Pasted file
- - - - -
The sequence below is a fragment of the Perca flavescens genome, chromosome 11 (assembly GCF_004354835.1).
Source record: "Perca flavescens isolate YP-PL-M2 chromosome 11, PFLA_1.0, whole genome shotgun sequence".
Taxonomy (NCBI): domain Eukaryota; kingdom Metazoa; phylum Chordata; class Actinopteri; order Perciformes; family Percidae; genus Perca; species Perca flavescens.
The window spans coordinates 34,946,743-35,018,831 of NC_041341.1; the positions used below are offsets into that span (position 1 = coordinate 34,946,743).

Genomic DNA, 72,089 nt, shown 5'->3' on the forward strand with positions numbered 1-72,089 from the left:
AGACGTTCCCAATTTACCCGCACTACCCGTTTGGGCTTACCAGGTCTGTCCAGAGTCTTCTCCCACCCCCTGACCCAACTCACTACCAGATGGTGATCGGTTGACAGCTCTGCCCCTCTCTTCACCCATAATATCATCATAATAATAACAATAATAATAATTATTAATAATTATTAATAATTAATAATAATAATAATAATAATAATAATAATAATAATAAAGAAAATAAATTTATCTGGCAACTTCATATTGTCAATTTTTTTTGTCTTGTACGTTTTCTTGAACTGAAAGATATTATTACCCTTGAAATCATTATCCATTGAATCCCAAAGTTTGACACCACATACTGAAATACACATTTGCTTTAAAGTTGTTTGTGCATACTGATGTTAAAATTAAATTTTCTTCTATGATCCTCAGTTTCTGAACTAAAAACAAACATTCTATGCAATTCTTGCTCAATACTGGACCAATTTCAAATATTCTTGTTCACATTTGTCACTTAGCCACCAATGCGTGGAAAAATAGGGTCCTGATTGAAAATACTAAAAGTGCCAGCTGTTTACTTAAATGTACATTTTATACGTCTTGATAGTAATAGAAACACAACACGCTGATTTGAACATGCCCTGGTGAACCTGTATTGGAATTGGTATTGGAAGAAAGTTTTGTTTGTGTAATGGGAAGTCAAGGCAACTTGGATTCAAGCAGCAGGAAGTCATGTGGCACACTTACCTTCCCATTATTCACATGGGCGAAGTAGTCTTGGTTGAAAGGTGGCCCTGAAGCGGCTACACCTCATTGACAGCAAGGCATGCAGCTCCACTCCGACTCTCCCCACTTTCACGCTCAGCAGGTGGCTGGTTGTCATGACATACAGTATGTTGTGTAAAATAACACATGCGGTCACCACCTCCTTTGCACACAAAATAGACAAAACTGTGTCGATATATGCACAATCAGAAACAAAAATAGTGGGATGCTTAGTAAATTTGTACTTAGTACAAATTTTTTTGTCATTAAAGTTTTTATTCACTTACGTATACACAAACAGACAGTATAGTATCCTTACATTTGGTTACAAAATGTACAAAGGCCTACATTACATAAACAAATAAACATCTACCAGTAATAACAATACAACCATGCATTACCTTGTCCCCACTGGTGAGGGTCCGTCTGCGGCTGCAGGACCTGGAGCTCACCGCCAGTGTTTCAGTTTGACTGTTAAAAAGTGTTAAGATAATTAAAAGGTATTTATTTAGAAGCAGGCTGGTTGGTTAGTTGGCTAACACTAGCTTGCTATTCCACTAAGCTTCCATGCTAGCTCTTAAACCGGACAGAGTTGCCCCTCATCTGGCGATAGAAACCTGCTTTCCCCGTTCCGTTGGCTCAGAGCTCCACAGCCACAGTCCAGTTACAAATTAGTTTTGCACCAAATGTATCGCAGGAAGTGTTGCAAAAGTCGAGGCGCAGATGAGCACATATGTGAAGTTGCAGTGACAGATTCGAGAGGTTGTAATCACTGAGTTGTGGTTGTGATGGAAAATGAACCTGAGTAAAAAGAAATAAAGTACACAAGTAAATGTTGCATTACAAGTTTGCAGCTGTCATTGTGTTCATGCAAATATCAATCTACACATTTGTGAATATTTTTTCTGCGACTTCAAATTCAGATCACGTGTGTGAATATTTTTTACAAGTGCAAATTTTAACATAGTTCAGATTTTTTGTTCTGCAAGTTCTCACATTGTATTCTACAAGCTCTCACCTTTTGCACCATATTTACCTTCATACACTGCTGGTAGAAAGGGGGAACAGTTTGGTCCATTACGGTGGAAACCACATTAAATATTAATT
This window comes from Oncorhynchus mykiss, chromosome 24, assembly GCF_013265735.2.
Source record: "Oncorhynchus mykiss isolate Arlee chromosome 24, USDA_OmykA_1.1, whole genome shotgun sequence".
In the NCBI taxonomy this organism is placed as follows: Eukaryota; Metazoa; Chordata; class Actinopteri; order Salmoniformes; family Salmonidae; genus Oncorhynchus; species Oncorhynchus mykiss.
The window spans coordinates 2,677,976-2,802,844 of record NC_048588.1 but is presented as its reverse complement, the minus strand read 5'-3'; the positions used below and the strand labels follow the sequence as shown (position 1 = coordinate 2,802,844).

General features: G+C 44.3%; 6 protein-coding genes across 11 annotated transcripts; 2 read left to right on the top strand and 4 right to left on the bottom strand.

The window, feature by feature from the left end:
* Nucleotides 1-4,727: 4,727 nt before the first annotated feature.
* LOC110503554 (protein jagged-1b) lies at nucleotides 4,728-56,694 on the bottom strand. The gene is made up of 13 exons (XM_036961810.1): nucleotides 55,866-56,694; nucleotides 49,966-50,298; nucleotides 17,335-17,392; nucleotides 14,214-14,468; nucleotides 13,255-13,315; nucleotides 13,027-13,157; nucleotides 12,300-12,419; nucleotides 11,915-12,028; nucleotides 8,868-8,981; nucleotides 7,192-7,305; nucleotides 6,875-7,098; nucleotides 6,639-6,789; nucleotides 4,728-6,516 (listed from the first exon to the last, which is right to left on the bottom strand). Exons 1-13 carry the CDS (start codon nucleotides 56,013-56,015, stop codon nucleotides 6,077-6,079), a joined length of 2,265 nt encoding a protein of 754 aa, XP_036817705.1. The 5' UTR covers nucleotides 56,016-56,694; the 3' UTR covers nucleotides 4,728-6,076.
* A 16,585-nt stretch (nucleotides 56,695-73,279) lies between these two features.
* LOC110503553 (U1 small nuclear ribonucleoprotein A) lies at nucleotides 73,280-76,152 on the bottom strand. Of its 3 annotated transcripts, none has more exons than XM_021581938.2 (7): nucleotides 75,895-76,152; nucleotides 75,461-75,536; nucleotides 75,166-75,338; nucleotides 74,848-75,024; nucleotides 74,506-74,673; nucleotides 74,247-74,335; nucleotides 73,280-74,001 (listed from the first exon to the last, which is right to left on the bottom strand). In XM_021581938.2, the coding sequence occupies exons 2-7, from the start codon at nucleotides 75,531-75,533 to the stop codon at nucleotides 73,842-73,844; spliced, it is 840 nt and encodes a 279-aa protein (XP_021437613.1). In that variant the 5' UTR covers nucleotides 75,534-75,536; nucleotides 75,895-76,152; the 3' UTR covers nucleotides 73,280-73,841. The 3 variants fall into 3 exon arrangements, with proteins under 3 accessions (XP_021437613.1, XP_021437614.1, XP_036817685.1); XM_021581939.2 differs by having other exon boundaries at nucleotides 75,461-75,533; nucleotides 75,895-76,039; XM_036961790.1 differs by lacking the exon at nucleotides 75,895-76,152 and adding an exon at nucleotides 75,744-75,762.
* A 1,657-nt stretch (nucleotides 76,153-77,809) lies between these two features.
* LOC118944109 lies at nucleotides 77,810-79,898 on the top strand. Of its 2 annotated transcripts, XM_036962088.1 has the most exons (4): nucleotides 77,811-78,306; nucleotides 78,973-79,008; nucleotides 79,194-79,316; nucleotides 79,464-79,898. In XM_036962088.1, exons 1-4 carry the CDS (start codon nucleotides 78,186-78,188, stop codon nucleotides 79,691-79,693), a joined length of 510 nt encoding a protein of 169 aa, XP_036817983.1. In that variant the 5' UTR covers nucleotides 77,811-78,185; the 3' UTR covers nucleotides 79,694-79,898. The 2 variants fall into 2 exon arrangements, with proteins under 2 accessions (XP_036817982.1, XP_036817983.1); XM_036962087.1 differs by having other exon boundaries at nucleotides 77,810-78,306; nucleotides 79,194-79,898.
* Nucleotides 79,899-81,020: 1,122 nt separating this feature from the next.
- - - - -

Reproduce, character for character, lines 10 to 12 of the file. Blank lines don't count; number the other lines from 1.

The window spans coordinates 2,677,976-2,802,844 of record NC_048588.1 but is presented as its reverse complement, the minus strand read 5'-3'; the positions used below and the strand labels follow the sequence as shown (position 1 = coordinate 2,802,844).

General features: G+C 44.3%; 6 protein-coding genes across 11 annotated transcripts; 2 read left to right on the top strand and 4 right to left on the bottom strand.

The window, feature by feature from the left end: